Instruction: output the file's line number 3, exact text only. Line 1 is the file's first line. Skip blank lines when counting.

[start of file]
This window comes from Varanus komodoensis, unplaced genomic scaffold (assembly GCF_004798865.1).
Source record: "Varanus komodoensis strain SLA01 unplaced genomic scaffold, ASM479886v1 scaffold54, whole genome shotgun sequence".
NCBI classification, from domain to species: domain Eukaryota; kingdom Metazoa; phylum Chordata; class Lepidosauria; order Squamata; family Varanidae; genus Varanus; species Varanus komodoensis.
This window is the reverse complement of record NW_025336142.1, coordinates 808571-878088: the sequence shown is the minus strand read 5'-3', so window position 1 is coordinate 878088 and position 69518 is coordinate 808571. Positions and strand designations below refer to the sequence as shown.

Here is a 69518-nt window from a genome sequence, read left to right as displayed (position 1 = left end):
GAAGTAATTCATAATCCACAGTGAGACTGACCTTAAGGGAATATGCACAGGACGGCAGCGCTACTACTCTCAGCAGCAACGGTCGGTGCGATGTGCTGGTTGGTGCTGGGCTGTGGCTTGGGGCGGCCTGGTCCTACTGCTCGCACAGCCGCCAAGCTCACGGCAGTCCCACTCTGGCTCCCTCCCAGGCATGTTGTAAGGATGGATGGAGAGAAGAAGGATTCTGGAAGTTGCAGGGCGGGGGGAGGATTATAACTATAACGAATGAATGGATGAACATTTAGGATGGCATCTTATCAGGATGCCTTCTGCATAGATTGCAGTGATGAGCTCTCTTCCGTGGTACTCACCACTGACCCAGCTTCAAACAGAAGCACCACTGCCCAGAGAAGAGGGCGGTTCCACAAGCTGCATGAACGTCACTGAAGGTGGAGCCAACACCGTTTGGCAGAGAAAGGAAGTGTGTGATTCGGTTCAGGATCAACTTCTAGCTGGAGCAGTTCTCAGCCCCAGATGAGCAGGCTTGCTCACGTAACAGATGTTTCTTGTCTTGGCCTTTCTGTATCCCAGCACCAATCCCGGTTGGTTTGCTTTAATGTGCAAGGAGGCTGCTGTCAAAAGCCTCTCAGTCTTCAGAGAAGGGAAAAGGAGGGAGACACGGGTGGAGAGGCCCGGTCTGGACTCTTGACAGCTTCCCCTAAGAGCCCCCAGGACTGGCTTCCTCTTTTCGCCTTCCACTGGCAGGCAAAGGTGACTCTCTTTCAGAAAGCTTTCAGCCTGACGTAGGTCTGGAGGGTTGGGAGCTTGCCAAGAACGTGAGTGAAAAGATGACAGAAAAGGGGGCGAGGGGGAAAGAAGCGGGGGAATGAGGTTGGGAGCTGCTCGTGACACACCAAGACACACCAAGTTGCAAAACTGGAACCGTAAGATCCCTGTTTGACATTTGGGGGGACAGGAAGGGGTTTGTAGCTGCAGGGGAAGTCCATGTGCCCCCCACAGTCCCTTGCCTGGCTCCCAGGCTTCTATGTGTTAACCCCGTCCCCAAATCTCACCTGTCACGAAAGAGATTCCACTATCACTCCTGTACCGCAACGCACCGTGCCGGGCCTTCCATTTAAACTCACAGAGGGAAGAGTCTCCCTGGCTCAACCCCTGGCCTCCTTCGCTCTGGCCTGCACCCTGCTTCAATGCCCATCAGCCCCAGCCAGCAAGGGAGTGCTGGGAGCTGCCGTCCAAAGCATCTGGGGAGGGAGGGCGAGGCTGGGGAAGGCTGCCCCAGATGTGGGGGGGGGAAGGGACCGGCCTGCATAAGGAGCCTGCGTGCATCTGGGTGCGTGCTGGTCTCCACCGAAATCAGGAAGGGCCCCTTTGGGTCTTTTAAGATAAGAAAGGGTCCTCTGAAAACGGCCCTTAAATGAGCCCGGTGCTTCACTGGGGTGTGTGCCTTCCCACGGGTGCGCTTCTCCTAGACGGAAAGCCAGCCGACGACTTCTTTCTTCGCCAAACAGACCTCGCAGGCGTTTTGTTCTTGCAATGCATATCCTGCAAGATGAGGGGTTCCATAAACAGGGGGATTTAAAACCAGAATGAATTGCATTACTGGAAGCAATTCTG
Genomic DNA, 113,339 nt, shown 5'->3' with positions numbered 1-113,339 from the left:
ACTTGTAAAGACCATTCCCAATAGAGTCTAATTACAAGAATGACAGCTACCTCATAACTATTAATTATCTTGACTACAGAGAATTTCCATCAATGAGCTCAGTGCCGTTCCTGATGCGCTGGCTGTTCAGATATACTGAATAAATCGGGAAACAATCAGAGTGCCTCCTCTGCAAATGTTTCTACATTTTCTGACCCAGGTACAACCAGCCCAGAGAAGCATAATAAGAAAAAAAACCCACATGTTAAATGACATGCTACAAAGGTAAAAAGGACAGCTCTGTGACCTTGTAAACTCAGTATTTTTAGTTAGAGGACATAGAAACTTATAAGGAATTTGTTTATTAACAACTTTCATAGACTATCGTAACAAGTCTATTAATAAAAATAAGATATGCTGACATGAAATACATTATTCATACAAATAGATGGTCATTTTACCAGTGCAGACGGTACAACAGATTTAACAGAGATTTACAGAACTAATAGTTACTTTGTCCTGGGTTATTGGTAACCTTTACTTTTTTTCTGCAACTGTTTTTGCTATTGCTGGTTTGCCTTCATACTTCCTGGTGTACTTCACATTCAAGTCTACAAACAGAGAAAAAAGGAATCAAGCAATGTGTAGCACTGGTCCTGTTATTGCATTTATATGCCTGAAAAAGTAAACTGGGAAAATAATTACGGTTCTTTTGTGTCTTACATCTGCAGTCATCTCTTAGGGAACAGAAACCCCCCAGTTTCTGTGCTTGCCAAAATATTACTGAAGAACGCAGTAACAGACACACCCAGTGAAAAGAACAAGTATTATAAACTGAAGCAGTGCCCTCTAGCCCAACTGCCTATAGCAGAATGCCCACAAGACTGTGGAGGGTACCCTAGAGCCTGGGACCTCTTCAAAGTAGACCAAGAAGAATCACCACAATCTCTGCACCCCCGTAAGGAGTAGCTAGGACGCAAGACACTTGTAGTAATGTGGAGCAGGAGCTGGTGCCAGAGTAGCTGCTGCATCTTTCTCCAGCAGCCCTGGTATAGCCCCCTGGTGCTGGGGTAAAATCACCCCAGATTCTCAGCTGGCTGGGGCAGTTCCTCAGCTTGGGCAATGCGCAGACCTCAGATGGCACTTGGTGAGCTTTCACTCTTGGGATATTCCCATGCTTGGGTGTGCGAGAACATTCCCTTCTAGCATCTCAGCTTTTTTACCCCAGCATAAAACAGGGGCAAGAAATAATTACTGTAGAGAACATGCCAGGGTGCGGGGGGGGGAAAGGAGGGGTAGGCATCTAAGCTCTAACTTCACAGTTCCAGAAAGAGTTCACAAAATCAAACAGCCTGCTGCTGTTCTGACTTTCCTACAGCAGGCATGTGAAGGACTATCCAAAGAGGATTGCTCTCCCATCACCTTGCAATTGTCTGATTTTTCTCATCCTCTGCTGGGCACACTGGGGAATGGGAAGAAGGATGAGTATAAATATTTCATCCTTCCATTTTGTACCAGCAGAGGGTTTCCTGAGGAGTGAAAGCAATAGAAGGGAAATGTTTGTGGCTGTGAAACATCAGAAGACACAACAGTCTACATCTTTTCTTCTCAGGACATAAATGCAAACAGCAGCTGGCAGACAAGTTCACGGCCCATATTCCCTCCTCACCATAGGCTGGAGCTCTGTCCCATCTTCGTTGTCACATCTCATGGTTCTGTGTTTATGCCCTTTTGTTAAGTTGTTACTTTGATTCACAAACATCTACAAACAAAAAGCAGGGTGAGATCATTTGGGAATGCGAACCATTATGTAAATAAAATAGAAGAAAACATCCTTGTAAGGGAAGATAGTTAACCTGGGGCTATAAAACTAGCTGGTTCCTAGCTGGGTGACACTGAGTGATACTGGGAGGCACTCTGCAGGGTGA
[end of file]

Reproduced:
NCBI classification, from domain to species: domain Eukaryota; kingdom Metazoa; phylum Chordata; class Lepidosauria; order Squamata; family Varanidae; genus Varanus; species Varanus komodoensis.